The FBI arrested a suspect, 24-year-old Michael Rohana, last week, saying he stole the ancient statue's thumb after sneaking into the terra-cotta warrior exhibit at Philadelphia's Franklin Institute during a "science after-hours event".
Chinese authorities have also demanded compensation for the $4.5 million statute.
He was allegedly caught on camera taking a selfie with his arm draped over the shoulder of one of the statues and then snapping the thumb off one of the priceless statues, known as "The Cavalryman".
The museum noticed its disappearance weeks later on January 8.
Rohana took the agent upstairs and showed him the missing thumb, which he pulled out of his desk drawer, the affidavit said. An official from the Shaanxi Cultural Heritage Promotion Centre, the agency that arranged for the loan of the statues, seeks a "severe penalty" for the perpetrator, according to the South China Morning Post.
The centre said it had lent statues over the last 40 years without incident. "This sort of nasty incident has never happened", Mr Wu told state media.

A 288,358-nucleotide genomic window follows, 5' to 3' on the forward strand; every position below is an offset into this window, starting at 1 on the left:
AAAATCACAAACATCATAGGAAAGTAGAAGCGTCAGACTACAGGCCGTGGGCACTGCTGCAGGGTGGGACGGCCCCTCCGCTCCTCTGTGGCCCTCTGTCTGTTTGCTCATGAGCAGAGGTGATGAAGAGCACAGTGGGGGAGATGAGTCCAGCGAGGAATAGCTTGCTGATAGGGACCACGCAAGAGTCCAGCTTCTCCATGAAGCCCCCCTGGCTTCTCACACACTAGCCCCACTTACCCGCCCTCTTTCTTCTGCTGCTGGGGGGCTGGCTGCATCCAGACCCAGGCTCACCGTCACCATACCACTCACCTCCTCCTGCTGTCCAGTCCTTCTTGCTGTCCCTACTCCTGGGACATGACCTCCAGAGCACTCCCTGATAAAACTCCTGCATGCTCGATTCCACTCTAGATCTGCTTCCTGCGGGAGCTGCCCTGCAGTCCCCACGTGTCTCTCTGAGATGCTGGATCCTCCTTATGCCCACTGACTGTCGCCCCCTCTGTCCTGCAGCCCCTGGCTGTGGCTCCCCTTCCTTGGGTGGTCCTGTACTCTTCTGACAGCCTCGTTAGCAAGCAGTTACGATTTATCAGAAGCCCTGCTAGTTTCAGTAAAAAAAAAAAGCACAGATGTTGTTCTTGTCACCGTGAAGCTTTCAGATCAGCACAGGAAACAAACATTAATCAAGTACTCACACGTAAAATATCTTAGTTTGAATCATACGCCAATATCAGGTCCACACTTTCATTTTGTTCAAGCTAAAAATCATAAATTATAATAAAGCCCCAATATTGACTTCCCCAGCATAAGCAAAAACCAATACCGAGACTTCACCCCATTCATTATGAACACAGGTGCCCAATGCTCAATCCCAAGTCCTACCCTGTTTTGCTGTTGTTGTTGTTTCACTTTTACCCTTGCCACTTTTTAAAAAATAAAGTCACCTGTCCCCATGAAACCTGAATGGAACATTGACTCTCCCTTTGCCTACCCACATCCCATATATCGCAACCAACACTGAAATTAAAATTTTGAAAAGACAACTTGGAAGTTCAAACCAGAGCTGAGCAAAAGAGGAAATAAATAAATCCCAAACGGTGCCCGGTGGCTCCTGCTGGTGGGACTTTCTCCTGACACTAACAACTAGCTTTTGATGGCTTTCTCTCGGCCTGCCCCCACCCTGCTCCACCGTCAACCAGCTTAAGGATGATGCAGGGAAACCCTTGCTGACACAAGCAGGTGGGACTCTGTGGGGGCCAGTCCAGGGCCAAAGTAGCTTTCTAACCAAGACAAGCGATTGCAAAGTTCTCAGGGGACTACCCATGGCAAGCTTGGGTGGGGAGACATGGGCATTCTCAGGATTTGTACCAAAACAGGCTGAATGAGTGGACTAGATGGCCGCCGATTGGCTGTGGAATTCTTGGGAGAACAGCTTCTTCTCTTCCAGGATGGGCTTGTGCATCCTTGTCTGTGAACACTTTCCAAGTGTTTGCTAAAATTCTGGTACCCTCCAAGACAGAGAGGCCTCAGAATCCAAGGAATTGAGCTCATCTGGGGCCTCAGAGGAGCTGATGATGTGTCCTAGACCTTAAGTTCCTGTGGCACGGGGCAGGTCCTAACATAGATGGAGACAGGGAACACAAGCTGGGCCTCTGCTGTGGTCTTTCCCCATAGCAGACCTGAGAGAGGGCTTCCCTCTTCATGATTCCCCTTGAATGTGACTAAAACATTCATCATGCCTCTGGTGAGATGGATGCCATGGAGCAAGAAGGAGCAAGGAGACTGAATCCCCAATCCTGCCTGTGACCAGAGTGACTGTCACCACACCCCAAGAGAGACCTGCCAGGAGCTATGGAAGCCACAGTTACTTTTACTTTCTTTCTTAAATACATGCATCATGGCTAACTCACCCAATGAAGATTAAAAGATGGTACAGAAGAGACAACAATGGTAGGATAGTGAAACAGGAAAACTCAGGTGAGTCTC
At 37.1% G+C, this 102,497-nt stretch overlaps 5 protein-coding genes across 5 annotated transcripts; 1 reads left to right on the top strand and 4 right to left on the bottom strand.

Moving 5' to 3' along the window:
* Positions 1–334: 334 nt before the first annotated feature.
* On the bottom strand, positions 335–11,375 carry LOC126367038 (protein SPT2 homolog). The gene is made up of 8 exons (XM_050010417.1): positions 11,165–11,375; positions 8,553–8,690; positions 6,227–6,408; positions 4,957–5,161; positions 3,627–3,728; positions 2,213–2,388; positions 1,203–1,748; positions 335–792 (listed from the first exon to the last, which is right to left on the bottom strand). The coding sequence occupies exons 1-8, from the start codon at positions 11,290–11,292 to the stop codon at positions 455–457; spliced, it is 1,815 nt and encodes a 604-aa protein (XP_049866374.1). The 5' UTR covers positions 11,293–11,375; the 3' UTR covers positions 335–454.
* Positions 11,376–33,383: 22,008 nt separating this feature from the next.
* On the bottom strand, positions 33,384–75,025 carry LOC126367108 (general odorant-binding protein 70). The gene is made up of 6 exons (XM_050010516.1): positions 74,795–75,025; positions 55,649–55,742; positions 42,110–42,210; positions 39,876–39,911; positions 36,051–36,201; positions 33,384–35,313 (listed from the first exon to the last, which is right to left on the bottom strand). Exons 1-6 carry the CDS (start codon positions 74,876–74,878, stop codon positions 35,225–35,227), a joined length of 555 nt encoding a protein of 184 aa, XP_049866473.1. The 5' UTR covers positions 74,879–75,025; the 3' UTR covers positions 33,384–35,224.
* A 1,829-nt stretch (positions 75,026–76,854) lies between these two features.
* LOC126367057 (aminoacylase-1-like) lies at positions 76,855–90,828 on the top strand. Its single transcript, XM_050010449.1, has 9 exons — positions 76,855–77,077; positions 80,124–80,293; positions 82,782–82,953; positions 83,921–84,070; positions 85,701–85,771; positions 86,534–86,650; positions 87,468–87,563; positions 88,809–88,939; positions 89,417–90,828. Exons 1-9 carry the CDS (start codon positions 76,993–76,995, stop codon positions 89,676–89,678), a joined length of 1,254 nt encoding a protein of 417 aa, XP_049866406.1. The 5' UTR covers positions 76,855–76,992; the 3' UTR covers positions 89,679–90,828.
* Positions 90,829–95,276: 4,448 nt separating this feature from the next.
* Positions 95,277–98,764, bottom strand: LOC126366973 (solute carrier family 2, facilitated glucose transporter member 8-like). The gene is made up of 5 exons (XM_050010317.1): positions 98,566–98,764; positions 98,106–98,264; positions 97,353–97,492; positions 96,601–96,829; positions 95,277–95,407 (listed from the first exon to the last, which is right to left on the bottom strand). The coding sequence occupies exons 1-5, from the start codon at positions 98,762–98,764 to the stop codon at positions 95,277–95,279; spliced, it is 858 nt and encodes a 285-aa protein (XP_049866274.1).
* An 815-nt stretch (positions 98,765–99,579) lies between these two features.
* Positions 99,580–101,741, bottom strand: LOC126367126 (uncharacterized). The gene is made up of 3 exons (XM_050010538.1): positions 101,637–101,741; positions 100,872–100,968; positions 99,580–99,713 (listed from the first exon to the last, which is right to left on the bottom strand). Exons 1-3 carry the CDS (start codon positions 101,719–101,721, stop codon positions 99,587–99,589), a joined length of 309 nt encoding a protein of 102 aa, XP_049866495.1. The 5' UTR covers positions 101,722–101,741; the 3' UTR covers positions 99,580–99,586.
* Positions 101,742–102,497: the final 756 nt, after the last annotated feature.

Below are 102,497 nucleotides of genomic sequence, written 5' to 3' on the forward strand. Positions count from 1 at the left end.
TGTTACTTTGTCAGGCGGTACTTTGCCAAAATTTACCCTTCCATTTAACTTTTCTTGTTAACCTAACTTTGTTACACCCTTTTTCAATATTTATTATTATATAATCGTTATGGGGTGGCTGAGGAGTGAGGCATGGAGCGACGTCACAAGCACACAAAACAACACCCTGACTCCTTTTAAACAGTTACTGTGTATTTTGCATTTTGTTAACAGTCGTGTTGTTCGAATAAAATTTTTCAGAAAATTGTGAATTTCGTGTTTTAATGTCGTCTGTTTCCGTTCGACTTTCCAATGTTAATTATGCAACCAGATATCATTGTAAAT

"We ask that the USA severely punish the perpetrator. We have lodged a serious protest with them". The institute has been working with the Federal Bureau of Investigation and the United States Attorney's Office to ensure that justice for the individual responsible is served.
The statues were discovered in Chinas Xian city in 1974 by a group of Chinese farmers. They were built by Chinese Emperor Quin Shi Huang, who died in 210 BCE and believed they'd serve as protection in the afterlife.
Another group of 10 terracotta warriors are now on display at the World Museum in Liverpool.
"There is no protection? How come the sculptures in Philadelphia are not displayed inside glass cases?" one user on Weibo said.
The department has sent a notice to the museum informing its decision to dispatch two experts to fix the Terracotta warrior statue, it said.
"We call on the American side to severely punish the person who committed this destruction and theft of mankind's cultural heritage", an unidentified official told the newspaper, adding that two experts would be sent to the U.S.to fix the thumb.
"Now we only have video and image materials".